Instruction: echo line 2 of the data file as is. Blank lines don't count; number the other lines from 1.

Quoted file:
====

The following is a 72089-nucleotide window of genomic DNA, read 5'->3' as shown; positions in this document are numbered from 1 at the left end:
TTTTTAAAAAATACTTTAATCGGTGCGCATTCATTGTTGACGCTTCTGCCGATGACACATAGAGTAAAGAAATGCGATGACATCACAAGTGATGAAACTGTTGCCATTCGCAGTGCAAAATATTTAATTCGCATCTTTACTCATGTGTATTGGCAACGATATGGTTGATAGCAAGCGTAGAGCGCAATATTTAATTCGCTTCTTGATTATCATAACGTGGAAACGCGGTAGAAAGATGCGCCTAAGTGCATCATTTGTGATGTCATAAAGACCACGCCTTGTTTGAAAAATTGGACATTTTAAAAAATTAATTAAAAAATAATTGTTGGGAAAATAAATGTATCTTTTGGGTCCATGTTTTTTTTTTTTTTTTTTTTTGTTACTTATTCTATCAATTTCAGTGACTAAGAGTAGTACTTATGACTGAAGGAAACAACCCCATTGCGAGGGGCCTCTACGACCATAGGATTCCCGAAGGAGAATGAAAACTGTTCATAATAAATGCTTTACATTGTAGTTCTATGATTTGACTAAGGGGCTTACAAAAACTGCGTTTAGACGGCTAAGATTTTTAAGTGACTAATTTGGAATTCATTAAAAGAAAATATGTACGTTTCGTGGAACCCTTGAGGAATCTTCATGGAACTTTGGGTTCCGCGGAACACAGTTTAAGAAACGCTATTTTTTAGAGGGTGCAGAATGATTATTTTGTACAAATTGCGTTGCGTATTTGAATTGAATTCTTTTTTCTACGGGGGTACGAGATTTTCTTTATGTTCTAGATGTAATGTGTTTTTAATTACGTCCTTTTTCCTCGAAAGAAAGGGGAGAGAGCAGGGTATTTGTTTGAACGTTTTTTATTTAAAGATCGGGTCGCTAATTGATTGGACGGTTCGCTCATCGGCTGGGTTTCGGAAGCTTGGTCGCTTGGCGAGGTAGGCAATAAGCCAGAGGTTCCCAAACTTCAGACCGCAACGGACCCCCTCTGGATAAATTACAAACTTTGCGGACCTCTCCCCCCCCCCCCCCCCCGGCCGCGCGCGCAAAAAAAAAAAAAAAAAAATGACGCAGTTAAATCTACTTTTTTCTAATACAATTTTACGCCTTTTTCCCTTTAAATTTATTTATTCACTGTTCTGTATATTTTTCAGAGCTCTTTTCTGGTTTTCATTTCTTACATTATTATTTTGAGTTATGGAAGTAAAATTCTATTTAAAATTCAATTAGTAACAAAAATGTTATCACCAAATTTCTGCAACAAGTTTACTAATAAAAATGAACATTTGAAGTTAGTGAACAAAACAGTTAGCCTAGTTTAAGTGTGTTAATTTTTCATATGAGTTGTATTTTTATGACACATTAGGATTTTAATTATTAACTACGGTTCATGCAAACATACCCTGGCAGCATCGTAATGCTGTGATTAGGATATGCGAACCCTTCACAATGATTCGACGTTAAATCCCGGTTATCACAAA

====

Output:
TTTTTAAAAAATACTTTAATCGGTGCGCATTCATTGTTGACGCTTCTGCCGATGACACATAGAGTAAAGAAATGCGATGACATCACAAGTGATGAAACTGTTGCCATTCGCAGTGCAAAATATTTAATTCGCATCTTTACTCATGTGTATTGGCAACGATATGGTTGATAGCAAGCGTAGAGCGCAATATTTAATTCGCTTCTTGATTATCATAACGTGGAAACGCGGTAGAAAGATGCGCCTAAGTGCATCATTTGTGATGTCATAAAGACCACGCCTTGTTTGAAAAATTGGACATTTTAAAAAATTAATTAAAAAATAATTGTTGGGAAAATAAATGTATCTTTTGGGTCCATGTTTTTTTTTTTTTTTTTTTTTGTTACTTATTCTATCAATTTCAGTGACTAAGAGTAGTACTTATGACTGAAGGAAACAACCCCATTGCGAGGGGCCTCTACGACCATAGGATTCCCGAAGGAGAATGAAAACTGTTCATAATAAATGCTTTACATTGTAGTTCTATGATTTGACTAAGGGGCTTACAAAAACTGCGTTTAGACGGCTAAGATTTTTAAGTGACTAATTTGGAATTCATTAAAAGAAAATATGTACGTTTCGTGGAACCCTTGAGGAATCTTCATGGAACTTTGGGTTCCGCGGAACACAGTTTAAGAAACGCTATTTTTTAGAGGGTGCAGAATGATTATTTTGTACAAATTGCGTTGCGTATTTGAATTGAATTCTTTTTTCTACGGGGGTACGAGATTTTCTTTATGTTCTAGATGTAATGTGTTTTTAATTACGTCCTTTTTCCTCGAAAGAAAGGGGAGAGAGCAGGGTATTTGTTTGAACGTTTTTTATTTAAAGATCGGGTCGCTAATTGATTGGACGGTTCGCTCATCGGCTGGGTTTCGGAAGCTTGGTCGCTTGGCGAGGTAGGCAATAAGCCAGAGGTTCCCAAACTTCAGACCGCAACGGACCCCCTCTGGATAAATTACAAACTTTGCGGACCTCTCCCCCCCCCCCCCCCCCGGCCGCGCGCGCAAAAAAAAAAAAAAAAAAATGACGCAGTTAAATCTACTTTTTTCTAATACAATTTTACGCCTTTTTCCCTTTAAATTTATTTATTCACTGTTCTGTATATTTTTCAGAGCTCTTTTCTGGTTTTCATTTCTTACATTATTATTTTGAGTTATGGAAGTAAAATTCTATTTAAAATTCAATTAGTAACAAAAATGTTATCACCAAATTTCTGCAACAAGTTTACTAATAAAAATGAACATTTGAAGTTAGTGAACAAAACAGTTAGCCTAGTTTAAGTGTGTTAATTTTTCATATGAGTTGTATTTTTATGACACATTAGGATTTTAATTATTAACTACGGTTCATGCAAACATACCCTGGCAGCATCGTAATGCTGTGATTAGGATATGCGAACCCTTCACAATGATTCGACGTTAAATCCCGGTTATCACAAA